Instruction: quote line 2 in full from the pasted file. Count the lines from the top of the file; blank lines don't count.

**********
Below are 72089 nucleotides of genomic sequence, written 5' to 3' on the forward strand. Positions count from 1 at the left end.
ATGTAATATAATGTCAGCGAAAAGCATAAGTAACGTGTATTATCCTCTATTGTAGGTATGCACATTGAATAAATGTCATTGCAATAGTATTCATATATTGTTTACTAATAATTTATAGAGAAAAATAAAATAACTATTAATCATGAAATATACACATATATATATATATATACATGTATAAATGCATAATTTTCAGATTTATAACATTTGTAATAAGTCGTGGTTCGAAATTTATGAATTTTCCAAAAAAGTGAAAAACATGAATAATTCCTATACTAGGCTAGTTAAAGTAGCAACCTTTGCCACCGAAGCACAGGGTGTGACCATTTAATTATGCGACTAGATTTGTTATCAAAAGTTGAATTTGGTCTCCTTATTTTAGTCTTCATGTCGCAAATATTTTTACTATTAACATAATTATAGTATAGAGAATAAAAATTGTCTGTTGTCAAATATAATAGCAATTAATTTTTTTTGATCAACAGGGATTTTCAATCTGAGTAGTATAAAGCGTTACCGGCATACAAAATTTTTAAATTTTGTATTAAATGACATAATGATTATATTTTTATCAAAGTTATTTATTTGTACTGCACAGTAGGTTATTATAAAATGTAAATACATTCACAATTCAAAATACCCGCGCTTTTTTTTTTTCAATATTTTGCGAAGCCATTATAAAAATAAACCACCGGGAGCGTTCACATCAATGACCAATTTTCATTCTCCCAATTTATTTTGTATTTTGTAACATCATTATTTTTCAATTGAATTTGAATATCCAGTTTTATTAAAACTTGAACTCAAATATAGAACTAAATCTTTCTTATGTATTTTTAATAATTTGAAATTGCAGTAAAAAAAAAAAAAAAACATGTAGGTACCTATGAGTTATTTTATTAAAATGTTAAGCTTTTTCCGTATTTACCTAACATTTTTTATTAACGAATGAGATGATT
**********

ATGTAATATAATGTCAGCGAAAAGCATAAGTAACGTGTATTATCCTCTATTGTAGGTATGCACATTGAATAAATGTCATTGCAATAGTATTCATATATTGTTTACTAATAATTTATAGAGAAAAATAAAATAACTATTAATCATGAAATATACACATATATATATATATATACATGTATAAATGCATAATTTTCAGATTTATAACATTTGTAATAAGTCGTGGTTCGAAATTTATGAATTTTCCAAAAAAGTGAAAAACATGAATAATTCCTATACTAGGCTAGTTAAAGTAGCAACCTTTGCCACCGAAGCACAGGGTGTGACCATTTAATTATGCGACTAGATTTGTTATCAAAAGTTGAATTTGGTCTCCTTATTTTAGTCTTCATGTCGCAAATATTTTTACTATTAACATAATTATAGTATAGAGAATAAAAATTGTCTGTTGTCAAATATAATAGCAATTAATTTTTTTTGATCAACAGGGATTTTCAATCTGAGTAGTATAAAGCGTTACCGGCATACAAAATTTTTAAATTTTGTATTAAATGACATAATGATTATATTTTTATCAAAGTTATTTATTTGTACTGCACAGTAGGTTATTATAAAATGTAAATACATTCACAATTCAAAATACCCGCGCTTTTTTTTTTTCAATATTTTGCGAAGCCATTATAAAAATAAACCACCGGGAGCGTTCACATCAATGACCAATTTTCATTCTCCCAATTTATTTTGTATTTTGTAACATCATTATTTTTCAATTGAATTTGAATATCCAGTTTTATTAAAACTTGAACTCAAATATAGAACTAAATCTTTCTTATGTATTTTTAATAATTTGAAATTGCAGTAAAAAAAAAAAAAAAACATGTAGGTACCTATGAGTTATTTTATTAAAATGTTAAGCTTTTTCCGTATTTACCTAACATTTTTTATTAACGAATGAGATGATT